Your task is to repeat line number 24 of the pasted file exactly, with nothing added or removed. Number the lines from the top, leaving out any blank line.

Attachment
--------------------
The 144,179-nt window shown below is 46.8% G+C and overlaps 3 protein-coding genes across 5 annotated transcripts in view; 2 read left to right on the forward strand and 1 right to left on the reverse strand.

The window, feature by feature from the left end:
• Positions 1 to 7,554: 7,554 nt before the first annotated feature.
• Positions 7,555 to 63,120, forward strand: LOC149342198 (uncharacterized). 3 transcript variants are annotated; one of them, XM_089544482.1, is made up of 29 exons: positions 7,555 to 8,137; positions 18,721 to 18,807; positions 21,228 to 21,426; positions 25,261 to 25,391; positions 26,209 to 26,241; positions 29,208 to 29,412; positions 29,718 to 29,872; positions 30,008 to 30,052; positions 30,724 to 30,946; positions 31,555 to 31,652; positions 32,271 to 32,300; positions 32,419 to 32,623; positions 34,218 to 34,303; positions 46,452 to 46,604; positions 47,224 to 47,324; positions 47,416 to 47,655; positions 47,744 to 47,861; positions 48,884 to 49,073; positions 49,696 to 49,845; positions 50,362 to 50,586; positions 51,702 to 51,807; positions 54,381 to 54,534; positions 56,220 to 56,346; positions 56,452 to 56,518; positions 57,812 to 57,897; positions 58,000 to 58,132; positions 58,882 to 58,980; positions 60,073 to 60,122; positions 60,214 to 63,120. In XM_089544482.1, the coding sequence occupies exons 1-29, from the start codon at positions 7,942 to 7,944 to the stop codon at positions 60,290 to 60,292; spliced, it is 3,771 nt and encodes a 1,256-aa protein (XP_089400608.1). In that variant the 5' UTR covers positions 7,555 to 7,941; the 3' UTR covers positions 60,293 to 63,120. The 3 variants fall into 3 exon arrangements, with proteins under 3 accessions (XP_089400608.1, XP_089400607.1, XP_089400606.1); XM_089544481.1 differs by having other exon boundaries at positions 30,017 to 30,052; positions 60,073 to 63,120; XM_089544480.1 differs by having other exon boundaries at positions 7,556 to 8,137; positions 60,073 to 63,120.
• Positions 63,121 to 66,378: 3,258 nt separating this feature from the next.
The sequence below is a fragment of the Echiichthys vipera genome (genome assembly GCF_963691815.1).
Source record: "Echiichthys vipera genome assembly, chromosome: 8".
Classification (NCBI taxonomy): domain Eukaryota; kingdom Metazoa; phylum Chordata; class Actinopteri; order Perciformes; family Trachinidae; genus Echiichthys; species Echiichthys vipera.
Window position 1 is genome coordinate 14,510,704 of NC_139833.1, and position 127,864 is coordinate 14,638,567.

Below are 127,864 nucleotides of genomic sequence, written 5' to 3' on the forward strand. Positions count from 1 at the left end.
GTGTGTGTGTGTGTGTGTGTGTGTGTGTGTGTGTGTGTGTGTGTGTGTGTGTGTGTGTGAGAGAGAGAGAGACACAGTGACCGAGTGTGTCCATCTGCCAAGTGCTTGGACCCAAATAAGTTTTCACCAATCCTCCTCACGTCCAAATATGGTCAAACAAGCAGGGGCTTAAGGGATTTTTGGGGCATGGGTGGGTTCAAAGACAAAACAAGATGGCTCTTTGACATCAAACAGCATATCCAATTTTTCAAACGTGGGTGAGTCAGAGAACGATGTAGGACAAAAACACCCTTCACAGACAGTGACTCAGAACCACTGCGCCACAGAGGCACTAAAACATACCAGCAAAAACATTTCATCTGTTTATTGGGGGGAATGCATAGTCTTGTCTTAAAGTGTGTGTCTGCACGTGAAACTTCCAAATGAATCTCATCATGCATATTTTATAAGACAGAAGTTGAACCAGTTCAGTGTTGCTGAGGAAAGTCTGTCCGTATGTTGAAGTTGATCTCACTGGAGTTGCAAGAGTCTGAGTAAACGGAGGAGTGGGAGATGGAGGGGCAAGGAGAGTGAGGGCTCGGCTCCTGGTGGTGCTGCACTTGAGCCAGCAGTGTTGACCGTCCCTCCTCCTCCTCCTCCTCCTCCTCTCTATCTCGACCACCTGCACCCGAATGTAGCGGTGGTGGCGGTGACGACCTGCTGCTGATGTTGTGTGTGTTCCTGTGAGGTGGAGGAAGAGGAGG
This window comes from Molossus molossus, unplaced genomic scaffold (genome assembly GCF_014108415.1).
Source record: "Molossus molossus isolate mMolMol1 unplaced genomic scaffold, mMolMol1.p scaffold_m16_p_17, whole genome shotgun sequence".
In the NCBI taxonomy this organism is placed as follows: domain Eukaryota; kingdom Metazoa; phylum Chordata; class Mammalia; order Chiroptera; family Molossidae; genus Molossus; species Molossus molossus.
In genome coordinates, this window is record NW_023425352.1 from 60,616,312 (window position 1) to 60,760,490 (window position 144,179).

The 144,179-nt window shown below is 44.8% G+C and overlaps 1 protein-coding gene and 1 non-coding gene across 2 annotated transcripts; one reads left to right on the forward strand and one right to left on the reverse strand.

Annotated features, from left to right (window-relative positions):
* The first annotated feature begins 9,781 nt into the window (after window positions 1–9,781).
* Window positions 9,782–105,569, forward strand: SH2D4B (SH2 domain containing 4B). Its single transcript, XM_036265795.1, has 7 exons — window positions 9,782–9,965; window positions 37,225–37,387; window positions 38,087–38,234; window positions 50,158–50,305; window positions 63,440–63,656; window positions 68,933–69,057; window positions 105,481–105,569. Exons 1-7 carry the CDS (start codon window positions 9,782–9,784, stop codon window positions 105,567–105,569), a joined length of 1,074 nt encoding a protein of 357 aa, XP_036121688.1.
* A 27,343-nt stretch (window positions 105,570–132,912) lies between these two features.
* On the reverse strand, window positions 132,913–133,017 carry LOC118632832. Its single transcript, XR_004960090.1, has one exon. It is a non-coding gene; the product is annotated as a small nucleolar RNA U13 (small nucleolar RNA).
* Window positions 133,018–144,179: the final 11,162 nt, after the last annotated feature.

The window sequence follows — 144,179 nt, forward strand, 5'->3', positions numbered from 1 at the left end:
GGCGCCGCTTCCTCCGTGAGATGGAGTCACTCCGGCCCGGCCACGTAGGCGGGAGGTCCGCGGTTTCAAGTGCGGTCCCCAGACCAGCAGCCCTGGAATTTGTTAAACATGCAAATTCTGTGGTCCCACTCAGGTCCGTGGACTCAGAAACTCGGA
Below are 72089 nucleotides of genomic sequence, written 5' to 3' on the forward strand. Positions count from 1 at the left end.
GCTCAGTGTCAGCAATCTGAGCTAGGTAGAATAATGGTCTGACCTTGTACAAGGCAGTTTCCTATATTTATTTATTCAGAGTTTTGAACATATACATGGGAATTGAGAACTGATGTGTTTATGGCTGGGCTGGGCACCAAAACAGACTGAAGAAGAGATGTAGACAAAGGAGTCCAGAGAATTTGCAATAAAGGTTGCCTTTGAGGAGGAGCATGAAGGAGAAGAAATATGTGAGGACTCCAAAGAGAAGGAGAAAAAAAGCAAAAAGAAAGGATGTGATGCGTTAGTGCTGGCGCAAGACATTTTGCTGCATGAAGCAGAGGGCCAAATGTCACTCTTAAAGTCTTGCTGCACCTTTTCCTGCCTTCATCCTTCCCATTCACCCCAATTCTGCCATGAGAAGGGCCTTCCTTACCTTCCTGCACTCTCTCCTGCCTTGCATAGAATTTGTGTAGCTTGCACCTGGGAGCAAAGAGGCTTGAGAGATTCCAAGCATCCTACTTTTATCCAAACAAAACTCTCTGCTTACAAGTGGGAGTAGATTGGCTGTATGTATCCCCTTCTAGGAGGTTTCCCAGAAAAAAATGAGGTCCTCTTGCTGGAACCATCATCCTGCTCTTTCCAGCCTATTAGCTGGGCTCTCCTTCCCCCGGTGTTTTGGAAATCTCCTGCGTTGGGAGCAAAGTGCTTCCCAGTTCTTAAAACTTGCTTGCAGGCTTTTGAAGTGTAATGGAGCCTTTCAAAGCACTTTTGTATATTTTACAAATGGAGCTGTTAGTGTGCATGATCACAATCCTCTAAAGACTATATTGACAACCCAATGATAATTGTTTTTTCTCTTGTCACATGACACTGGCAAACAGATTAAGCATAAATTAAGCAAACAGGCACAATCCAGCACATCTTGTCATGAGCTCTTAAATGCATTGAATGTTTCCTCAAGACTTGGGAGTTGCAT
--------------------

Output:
GGCGCCGCTTCCTCCGTGAGATGGAGTCACTCCGGCCCGGCCACGTAGGCGGGAGGTCCGCGGTTTCAAGTGCGGTCCCCAGACCAGCAGCCCTGGAATTTGTTAAACATGCAAATTCTGTGGTCCCACTCAGGTCCGTGGACTCAGAAACTCGGA